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Updated 03 March 2013

10 FAQ on maternity leave

Pregnant and working? You are entitled to maternity leave in SA. Here's what everyone needs to know.

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You’re a working mom-to-be and your life is about to change radically. You have an exciting but also enormously challenging time ahead of you, which means that you need to be well prepared. Here are a few handy questions you should be asking.

In South Africa, pregnant workers are well protected by the law. There is specific legislation that regulates maternity leave and also protects women from discrimination related to pregnancy. These are found in the Basic Conditions of Employment Act and the Constitution of South Africa (Section 9 (3)). Here's a quick summary of the basics everyone should know.


When should I notify my employer?


Legally, you are obliged to give four weeks written notice, if possible, of your intention to take maternity leave. But be sensible: the earlier the better. Tell your employer well in advance about your pregnancy and expected delivery date. Contact your HR department and find out exactly how maternity leave works in your company. This will give both you and your manager the chance to get a proper plan in place for while you’re away.


How will my department cope without me?


It’s your manager’s responsibility to redistribute your tasks among your colleagues or appoint a temporary replacement. However, being a proactive employee is always a good thing – you could present your manager with a proposal on how your work could be reassigned during your absence. Having a maternity leave plan ready will also reassure the boss that you plan to return to work after your baby has been born.

Would I have to jump straight back in when I’m back at work, or could I ask for less strenuous work for a while?

An employee can insist on less strenuous work if she can prove that her present job negatively affects her or her child’s health, if she works a night shift, and if it is practical for her employer. This is complex, so refer to the Code of Good Practice on the Protection of Employees During Pregnancy and After the Birth of a Child.

Should I try and do work from home while on maternity leave?

This is probably a question asked by first-time moms-to-be who haven’t been through the utter exhaustion of having a baby in the house. You might wish for a sleepy little angel, but there’s a chance that you could have a colicky baby, or one with nocturnal habits. The answer is simple. Rest whenever you possibly can!


How much maternity leave am I legally entitled to?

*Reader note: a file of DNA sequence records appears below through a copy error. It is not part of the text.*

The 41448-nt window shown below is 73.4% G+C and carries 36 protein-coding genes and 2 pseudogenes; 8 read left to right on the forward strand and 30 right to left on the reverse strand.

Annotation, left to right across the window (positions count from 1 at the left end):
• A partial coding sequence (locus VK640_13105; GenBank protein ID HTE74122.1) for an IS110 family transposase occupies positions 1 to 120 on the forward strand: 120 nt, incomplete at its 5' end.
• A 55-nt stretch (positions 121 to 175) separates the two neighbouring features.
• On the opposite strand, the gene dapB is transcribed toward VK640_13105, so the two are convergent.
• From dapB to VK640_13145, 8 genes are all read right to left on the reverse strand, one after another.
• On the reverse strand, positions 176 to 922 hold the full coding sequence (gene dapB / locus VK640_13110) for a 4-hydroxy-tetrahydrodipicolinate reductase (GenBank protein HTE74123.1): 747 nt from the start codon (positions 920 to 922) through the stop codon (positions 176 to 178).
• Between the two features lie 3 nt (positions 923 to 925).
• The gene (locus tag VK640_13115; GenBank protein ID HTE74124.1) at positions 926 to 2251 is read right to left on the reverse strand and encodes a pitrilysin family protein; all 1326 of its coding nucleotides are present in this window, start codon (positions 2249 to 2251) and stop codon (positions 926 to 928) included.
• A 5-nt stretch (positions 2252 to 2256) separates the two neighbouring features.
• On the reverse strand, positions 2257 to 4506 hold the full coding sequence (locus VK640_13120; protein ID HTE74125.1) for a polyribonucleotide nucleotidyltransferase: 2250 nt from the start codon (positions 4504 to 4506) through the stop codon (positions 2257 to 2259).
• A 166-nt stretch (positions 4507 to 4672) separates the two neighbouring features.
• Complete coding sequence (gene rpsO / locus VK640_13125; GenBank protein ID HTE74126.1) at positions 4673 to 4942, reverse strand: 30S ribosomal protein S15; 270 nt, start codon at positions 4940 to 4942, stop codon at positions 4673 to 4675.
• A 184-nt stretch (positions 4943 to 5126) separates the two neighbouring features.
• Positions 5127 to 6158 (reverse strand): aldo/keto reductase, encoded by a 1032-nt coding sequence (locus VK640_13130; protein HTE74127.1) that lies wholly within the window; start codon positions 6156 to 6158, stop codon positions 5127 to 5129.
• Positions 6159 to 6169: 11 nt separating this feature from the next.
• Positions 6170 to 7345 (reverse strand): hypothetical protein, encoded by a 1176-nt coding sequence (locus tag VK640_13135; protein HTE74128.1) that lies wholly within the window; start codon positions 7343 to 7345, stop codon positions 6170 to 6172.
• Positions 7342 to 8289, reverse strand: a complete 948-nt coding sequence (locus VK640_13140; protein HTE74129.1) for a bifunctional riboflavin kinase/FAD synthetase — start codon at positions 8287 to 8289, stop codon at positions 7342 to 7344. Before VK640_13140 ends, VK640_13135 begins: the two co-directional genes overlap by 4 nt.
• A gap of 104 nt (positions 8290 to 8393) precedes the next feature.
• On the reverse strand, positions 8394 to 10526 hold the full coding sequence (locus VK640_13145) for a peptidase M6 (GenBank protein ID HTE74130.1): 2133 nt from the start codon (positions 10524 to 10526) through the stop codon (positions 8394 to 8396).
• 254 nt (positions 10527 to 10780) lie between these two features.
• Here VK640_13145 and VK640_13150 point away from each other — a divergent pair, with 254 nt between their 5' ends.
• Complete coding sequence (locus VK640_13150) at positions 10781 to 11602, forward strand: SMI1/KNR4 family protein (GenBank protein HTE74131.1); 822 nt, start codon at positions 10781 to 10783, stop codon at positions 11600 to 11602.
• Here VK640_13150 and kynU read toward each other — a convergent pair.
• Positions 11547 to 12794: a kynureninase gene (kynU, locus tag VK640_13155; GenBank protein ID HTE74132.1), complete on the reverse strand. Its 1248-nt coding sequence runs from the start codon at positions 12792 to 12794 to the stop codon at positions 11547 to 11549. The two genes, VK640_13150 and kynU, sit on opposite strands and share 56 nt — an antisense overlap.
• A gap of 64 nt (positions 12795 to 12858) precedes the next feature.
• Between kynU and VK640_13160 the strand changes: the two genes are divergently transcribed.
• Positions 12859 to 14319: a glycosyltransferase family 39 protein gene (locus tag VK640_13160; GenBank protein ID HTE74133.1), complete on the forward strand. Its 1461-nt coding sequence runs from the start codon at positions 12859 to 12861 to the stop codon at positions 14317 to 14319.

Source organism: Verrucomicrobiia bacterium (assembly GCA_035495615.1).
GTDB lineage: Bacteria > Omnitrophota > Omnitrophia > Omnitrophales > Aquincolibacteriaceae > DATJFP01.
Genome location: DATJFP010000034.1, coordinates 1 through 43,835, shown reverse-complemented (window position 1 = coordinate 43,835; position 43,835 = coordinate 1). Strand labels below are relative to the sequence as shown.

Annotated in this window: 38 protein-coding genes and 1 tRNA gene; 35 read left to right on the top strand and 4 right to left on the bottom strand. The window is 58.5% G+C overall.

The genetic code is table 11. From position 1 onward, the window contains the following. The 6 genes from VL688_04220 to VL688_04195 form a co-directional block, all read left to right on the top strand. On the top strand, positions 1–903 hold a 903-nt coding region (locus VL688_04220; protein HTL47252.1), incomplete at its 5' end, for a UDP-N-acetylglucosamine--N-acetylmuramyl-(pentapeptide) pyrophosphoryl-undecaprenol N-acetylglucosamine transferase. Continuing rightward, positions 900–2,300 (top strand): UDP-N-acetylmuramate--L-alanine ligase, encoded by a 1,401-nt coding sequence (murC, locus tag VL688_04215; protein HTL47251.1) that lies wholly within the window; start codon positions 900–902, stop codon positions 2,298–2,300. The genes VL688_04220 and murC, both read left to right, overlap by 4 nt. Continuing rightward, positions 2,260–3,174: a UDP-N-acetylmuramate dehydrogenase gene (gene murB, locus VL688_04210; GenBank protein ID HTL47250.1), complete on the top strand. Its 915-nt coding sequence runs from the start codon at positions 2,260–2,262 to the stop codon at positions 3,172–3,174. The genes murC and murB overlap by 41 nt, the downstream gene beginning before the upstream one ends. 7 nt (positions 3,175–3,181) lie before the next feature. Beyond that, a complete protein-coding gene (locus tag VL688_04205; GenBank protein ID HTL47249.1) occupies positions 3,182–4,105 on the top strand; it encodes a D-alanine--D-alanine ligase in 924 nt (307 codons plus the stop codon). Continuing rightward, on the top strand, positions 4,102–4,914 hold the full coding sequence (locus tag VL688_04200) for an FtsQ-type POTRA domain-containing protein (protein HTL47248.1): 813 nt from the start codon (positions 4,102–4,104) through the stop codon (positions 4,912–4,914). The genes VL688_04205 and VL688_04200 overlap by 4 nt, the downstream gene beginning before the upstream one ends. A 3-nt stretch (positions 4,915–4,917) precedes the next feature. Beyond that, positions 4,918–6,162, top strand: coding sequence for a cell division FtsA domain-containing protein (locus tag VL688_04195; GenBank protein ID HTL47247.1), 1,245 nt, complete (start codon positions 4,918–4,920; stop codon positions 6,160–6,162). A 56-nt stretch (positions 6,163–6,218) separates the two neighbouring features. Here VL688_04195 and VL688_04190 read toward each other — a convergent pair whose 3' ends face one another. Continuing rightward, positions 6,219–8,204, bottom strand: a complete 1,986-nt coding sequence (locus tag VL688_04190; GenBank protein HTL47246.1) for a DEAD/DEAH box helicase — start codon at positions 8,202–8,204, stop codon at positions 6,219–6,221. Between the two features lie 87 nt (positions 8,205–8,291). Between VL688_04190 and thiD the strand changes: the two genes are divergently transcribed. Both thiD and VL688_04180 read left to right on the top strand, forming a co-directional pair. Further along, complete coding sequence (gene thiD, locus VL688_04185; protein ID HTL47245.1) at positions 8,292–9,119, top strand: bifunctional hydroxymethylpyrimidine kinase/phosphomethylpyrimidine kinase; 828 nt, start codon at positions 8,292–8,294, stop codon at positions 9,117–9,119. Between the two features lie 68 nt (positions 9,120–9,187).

In South Africa, you have a right to four consecutive months of maternity leave.  Sadly, in this country your employer is not legally obliged to pay you. Women can, however, claim from the Unemployment Insurance Fund (UIF) - visit your nearest labour centre with your ID book or passport, banking details and a doctor’s certificate. If you’re physically unable to do so, you can send somebody on your behalf.

Can my baby’s father get paternity leave?

Fathers are entitled to three days’ family responsibility leave per year, and only if they have been working for four months, and for more than four days per week.

How long before the birth can I leave work?


You can leave work anytime from at least four weeks before your baby is born. Depending on your medical condition, you could leave earlier if necessary. You could also choose to work for as long as you want, up to the baby’s birth. Decide on a date well in advance, for the sake of both yourself and your employer.

How long after the birth do I have to return to work?


New mothers can return to their work six weeks after the birth of their baby. This could be earlier, if a doctor or midwife has given medical approval that she is fit to work again.

What about a miscarriage or a stillborn child?


Women who have miscarriages or give birth to stillborn babies in their third trimester are entitled to six weeks’ leave afterwards, regardless of whether they have already gone on maternity leave.

Will my job be safe while I’m away?


You are entitled to return to the job you left before going on maternity leave. It would be considered discriminatory to dismiss a woman for any reason related to her pregnancy.

Says Pieter Human, Director of Labourwise, an online advisory service for small and medium business: “Having a child will have a huge impact on your life at the best of times, including your career. Proper planning and knowing your rights in terms of maternity leave are vital,” says Pieter Human, Director of Labourwise, an online advisory service for small and medium business: For more information, go to www.labourwise.co.za.


(Sources: www.labourwise.co.za; www.momlogic.com; www.workitmom.com; www.labour.gov.za; www.mywage.co.za; www.getsmarter.co.za)

(Picture: pregnant office worker from Shutterstock)

Madeleine Barnard, for Health24, February 2013

Read more:

Basic conditions of Employment
Protection of employees during pregnancy and after birth



 
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